Tuesday, July 12, 2005

communism in action

Today's activities included going to see a dead dude preserved behind some glass. Before we got to the Ho Chi Minh Mausoleum though, we had to contend with some serious communist bureaucracy - we could only approach the mausoleum from a certain side, and a very anxious soldier whistled and waved at us until we had walked three sides of a square, and were deemed to be approaching from the correct side. Once there, it was a long but speedy queue - the body is only viewable between 8.30am and 10.30am, so the soldiers kept us moving swiftly on. Actually, the body itself was rather weird, but then again, I'm not much one for preservation like that. Much more for cremations, if you ask me. Formaldehyde just isn't a good look.

After being hustled through the serious one way system that comprises of the Mausoleum and its grounds, we wandered through the Ho Chi Minh Museum. Now this was hilarious. There seemed to be no rhyme nor reason to any of the exhibits - artists names such as Picasso and Chagall, with no examples of their work, and then random plastic sculptures alongside examples of Uncle Ho's speeches. An extremely Vietnamese experience.

I'm not sure if this is an example of communism in action, but there doesn't seem to be much of an idea of commerical competition here. By this I mean that if there is one paint shop on a street, there are ten. I know that if I was going to open a paint shop, then I wouldn't pick the place where there already were a whole bunch of them - I'd look somewhere else to fill the hole in the market. This hasn't yet occured to the Vietnamese, but like I said, it might be something to do with all that communism.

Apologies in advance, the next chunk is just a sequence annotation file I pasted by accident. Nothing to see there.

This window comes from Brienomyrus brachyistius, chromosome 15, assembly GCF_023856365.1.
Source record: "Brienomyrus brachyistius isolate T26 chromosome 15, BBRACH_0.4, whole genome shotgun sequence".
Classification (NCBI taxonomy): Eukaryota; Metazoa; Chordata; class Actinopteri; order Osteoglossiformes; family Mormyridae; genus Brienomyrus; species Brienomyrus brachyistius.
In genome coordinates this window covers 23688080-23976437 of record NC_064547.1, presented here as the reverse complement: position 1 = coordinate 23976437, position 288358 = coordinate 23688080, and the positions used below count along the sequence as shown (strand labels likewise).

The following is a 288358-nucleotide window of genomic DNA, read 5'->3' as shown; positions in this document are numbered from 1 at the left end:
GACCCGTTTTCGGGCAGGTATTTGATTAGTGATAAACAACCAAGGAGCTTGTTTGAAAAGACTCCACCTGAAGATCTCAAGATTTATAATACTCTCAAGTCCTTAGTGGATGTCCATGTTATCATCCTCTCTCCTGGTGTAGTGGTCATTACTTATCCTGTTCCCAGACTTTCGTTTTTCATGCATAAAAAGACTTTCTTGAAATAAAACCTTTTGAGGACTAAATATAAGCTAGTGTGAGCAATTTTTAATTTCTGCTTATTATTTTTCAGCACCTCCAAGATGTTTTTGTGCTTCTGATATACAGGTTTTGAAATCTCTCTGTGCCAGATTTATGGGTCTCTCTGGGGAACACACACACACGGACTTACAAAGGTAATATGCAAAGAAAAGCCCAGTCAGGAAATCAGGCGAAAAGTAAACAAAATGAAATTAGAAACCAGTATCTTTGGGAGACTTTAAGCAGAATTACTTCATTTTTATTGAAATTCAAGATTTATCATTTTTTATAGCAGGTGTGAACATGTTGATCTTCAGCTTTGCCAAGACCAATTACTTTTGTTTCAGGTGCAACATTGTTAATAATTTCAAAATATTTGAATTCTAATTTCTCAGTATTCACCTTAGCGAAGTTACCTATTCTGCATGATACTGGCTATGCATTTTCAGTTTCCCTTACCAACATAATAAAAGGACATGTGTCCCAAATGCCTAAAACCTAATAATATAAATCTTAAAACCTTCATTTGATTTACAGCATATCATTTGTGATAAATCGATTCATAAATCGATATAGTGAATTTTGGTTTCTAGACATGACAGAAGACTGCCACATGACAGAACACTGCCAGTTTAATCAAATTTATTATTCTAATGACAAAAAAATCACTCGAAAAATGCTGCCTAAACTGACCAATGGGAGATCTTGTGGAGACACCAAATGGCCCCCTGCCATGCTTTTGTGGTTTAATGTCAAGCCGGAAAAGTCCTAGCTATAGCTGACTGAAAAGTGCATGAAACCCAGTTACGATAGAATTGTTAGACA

3 Comments:

Anonymous Katie said...

OOOH, no, I can tell you why. It's the same in paris with the streets that cater to one specific industry. So, there's one street where all the guitar shops are, and another with all the antique stamp shops, and another with the porcelain and silver.

At first, I thought it was something to do with a lack of competitive spirit, and then I realised it was all about the bonnes addresses: in order to get the best product possible, you travel to the area which specialises in the thing you want. You shop around, you compare, you have infinite choice, you figure out which shop suits you best, rather than just going for the most convenient.

This taking of time over quality is a bit alien to us anglo-saxons, who like concenience, but think about it, at a farmer's market, there might be seven or eight people selling chickens or plums, but we wander around, selecting the best. It doesn't stop the same seven or eight chicken or plum sellers from coming the next week. it just incentivises them to come with better chickens and plums. It's a different kind of competition, not on price, not on convenience, but on quality.

See?

9:47 AM  
Blogger Traveler's Advocate said...

Gotta love Vietnam. How did you end up there? Was it just a whim? I've never been to Asia period but I intend to go. My travels will mostly be to Japan, South Korea and China though (the traditional big sites mainly.) I write travel stories so I like to get of the beaten path in places where people can actually get to feeling safe so I avoid places like Vietnam. Still, sounds like a blast. CHEERS!

10:57 AM  
Blogger scarlettholly said...

Well, Katie, I would agree with you but for the absolute lack of quality!!! Hanoi is meant to be very French - noisy and grimy maybe, but none of the charm, I'm afraid.

5:25 AM  

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